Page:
“They said I want you to come teach and also do some work with the Romanian Black Sea University,” he remembers. “So I brought a lot of UAH students over and put them with Romanian students and they all enjoyed it.”

These classes continued until 2017, with the business professor teaching three classes a year in Romania. He proved to excel as a promoter of international educational cooperation, making trips back to Alabama each year to recruit new UAH students for the University’s Study Abroad program every summer. Thanks to Dr. McCollum’s industry and vision, 98 UAH students in all took advantage of this opportunity over the life of the program, linking up with Romanian students for classes and social experiences. The classes lasted three weeks, for which students earned three credit hours.

In fact, the Romania-UAH connection proved so successful, Dr. McCollum was awarded a United States Information Agency (USIA) grant to bring 54 Romanian managers back home with him to work as interns in the Huntsville area with some of the local businesses as part of a course in Free Market Management.

At a reunion with these Romanians after three years, “they all said what they learned at UAH had been very helpful to them,” he notes. “We put them with some of our local businesses so they could learn something about free market management. Then they went home, we had a reunion, and a lot of people talked about what a great thing it was. They hadn’t known what free market management was all about until they came here!”

Dr. McCollum and wife Barbara McCollum, Bucharest.

Dr. McCollum and wife Barbara McCollum, Bucharest.

Courtesy James McCollum

During these years, other UAH faculty participated in the Romanian program at RAU as well, including Dr. David Berkowitz, Dr. Charles Hickman, Dr. Jim Simpson, Dr. Jon Burnett, Dr. John Pottenger, Dr. Sofia Marinova and Jennifer Pettitt, who each taught classes overseas.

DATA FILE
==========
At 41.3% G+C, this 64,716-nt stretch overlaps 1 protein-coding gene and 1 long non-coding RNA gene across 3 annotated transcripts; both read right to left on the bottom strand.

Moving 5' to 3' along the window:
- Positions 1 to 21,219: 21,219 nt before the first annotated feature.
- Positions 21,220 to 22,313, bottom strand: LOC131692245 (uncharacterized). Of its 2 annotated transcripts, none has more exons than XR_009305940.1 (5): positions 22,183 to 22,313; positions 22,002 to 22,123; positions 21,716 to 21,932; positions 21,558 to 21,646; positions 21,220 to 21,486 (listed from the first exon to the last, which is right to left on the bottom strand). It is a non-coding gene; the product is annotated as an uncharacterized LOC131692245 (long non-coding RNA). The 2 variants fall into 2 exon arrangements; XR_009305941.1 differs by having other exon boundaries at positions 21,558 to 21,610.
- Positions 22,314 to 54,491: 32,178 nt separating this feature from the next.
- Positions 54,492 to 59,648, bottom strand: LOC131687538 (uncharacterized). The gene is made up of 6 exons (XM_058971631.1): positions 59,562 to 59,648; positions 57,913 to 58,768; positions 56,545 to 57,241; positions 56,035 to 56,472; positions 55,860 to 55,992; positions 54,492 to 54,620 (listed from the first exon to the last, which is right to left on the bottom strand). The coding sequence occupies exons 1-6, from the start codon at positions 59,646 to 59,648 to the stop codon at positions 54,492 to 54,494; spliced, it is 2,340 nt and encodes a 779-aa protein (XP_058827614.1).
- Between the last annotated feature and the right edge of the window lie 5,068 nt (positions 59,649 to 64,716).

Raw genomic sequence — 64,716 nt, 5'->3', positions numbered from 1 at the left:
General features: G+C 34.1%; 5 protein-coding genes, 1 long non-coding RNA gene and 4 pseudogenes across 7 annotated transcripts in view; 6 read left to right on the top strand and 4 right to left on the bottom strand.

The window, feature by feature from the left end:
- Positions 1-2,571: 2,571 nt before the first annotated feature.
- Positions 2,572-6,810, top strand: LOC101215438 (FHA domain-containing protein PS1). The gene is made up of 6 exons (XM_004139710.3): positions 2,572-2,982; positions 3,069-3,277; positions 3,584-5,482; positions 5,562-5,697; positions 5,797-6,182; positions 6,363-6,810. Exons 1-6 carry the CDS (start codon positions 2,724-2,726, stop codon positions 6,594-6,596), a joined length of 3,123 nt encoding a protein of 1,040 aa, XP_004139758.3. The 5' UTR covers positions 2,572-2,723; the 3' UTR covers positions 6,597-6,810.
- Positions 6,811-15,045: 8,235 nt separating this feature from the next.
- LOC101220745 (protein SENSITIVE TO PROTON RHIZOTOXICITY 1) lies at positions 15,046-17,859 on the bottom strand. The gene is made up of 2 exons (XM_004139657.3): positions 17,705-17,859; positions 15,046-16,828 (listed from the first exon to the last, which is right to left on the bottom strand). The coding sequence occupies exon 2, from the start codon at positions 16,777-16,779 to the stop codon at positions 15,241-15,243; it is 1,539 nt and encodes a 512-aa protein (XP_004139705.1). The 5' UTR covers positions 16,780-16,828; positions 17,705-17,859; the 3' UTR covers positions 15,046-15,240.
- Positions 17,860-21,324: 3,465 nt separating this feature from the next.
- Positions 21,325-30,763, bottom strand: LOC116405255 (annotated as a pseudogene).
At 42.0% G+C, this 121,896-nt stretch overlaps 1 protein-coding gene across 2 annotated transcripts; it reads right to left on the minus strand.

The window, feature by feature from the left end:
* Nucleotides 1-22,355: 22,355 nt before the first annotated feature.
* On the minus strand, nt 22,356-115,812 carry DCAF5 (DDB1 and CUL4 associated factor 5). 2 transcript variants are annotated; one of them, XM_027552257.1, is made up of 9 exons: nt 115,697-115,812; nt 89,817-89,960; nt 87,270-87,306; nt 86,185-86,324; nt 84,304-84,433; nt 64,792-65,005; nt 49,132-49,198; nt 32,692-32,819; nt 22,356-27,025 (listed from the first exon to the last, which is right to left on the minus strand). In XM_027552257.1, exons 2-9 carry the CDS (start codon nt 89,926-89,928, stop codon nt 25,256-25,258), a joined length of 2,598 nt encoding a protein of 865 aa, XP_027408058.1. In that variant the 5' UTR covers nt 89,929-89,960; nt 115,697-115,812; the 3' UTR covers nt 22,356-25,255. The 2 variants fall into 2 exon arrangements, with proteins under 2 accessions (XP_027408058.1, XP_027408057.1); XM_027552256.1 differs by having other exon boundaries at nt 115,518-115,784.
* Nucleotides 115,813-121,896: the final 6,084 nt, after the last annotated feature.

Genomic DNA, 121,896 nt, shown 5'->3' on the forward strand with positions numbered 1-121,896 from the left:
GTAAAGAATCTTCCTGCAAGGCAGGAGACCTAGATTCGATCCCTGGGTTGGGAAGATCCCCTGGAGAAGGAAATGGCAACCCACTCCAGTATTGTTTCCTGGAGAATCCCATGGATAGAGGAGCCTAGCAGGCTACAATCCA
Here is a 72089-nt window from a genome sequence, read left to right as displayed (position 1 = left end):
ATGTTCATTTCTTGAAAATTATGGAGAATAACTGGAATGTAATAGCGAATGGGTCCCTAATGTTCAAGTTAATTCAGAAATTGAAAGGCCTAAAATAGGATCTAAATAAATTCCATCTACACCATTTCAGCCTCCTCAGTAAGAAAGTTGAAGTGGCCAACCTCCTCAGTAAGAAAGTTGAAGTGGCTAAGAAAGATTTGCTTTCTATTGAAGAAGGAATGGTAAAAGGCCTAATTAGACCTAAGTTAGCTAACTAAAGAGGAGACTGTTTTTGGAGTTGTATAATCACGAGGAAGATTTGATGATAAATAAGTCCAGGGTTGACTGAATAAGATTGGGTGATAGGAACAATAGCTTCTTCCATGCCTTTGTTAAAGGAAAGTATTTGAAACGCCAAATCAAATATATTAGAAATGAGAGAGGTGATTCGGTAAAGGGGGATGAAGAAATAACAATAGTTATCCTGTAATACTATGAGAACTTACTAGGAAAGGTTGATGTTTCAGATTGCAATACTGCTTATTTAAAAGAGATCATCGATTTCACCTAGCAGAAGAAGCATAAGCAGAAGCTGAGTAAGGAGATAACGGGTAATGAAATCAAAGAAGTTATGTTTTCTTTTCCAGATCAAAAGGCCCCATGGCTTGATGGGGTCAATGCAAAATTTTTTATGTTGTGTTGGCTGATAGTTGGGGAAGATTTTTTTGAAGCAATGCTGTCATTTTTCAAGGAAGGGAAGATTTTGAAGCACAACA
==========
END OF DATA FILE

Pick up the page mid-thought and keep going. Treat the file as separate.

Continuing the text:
Dr. McCollum also mined his Romanian experiences to publish a book titled “American Ideas for Romanian Managers,” which he later revised for a second edition, together with Dr. Ana-Maria Predna of the RAU, as an updated text called “Applied Business Management.” The main focus of the book was to help students develop skills by interacting with real-life business applications, as well as learning to design and implement action plans, identify strategic business opportunities and address management challenges. He is also the author of “Romania: Opening All of the Doors, A Travelogue of the Transition.”

By 2008, the late RAU Rector, Ion Smedescu, had seen his university grow from nothing into a large modern campus of more than 14,000 students. “His goal was to create a university like the American universities,” Dr. McCollum notes. This year the Romanian-American University Magazine celebrated its 30th anniversary, devoting six pages of a recent issue to praising the UAH professor’s contributions to the partnership he had forged between UAH and the RAU.

“It has been a life changer, and I wanted to go back,” Dr. McCollum says. “I felt that I had a mission to help the Romanians. I had taught three university classes and 40 seminars ranging from two hours to five days with more than 1,000 students. Barbara had tutored English to numerous Romanians. I had consulted with several Romanian companies and had written business plans for some of them. I did come back in 2017, but I broke my leg, and now I can’t go back anymore,” he says, smiling wistfully.

He won’t soon be forgotten, however. The Holistic Marketing Management Journal of the Romanian-American University recently awarded the prestigious HMM Diploma of Special Merit to “Dr. James K. McCollum, Professor Emeritus, University of Alabama in Huntsville, U.S.A., for outstanding contributions in the field of Business and Talent Management on the occasion of RAU’s 30th anniversary.”

Today, Dr. McCollum is recognized as one of RAU’s most beloved Visiting Professors.



Dr. James K. McCollum

Russ Nelson